Herschel and Planck Honored with Space Systems Award
Feature • September 3, 2015
The Herschel and Planck project teams are this year's recipients of the American Institute of Aeronautics and Astronautics (AIAA) Space Systems Award. Both space missions were led by the European Space Agency (ESA), with important participation from NASA.
This award is presented annually by the AIAA to recognize outstanding achievements in the architecture, analysis, design and implementation of space systems. This year's award was presented Sept. 2 during the AIAA Space and Astronautics Forum and Exposition, in Pasadena.
The project teams of the Herschel and Planck missions, which were managed together by ESA, have been cited for "outstanding scientific achievements recognized by the worldwide scientific community and for outstanding technical performances of the two satellites."
The Herschel infrared space observatory, which operated from May 2009 until April 2013, carried the largest telescope ever built for a space observatory. Its 3.5-meter primary mirror collected long-wavelength radiation from some of the coldest and most distant objects in the universe. The observatory made more than 40,000 scientific observations over about 25,000 hours. Herschel's data are publicly available for use by astronomers across the globe.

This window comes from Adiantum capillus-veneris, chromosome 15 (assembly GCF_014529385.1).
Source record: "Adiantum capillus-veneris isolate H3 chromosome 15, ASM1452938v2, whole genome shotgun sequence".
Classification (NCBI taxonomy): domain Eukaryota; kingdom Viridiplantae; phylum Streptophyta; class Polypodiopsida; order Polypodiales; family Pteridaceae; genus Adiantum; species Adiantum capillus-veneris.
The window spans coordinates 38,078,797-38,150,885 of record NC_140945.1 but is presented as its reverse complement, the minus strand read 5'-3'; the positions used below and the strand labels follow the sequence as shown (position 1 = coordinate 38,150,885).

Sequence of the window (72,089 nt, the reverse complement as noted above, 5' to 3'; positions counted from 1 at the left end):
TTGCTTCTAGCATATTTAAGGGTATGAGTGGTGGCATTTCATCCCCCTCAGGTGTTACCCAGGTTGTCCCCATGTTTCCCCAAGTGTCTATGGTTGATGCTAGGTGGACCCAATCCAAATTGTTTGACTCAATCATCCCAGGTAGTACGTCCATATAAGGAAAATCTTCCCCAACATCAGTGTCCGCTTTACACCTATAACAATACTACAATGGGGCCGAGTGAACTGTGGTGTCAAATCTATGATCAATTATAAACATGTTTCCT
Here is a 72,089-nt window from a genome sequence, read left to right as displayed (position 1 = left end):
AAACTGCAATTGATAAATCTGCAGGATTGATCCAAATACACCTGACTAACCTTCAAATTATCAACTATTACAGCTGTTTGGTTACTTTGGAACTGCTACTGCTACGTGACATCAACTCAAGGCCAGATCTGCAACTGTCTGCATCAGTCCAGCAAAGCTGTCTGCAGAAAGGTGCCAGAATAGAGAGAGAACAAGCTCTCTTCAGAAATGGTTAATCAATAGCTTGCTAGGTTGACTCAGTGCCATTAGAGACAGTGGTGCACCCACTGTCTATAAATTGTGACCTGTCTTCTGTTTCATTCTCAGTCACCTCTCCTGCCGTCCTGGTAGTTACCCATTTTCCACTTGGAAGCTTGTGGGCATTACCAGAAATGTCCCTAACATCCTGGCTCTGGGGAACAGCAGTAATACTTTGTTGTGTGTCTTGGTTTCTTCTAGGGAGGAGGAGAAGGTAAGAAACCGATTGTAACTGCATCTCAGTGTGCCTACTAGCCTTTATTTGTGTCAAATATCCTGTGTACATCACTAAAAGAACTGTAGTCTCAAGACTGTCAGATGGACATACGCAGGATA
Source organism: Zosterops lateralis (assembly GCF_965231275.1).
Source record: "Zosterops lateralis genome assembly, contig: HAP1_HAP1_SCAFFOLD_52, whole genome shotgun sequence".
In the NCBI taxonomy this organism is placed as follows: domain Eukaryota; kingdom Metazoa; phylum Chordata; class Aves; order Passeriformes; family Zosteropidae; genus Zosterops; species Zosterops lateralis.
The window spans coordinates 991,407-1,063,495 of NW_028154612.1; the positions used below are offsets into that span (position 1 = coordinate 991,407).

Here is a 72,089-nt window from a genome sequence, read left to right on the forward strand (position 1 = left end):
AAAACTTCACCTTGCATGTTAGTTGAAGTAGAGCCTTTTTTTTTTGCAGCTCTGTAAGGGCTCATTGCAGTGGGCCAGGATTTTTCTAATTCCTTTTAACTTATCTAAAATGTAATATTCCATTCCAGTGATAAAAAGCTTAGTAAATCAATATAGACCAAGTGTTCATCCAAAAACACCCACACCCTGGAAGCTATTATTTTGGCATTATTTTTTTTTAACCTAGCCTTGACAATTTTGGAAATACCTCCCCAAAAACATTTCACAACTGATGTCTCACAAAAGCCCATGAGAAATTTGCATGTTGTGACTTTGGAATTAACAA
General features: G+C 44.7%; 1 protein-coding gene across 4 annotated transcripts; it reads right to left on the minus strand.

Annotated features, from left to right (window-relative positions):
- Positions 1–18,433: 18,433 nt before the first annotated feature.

Planck was launched into space with Herschel in 2009, and also operated until October, 2013. It was designed to probe, with the highest accuracy ever achieved, the remnants of the radiation that filled the universe immediately after its explosive birth. Data from Planck, also publicly available, are helping to provide answers to some of the most important questions in modern science: how did the universe begin, how did it evolve to the state we observe today and how will it continue to evolve in the future?
JPL contributed mission-enabling technology for instruments on both Planck and Herschel. The U.S. data archives for both missions are based at NASA's Infrared Processing and Analysis Center at the California Institute of Technology in Pasadena. Caltech manages JPL for NASA.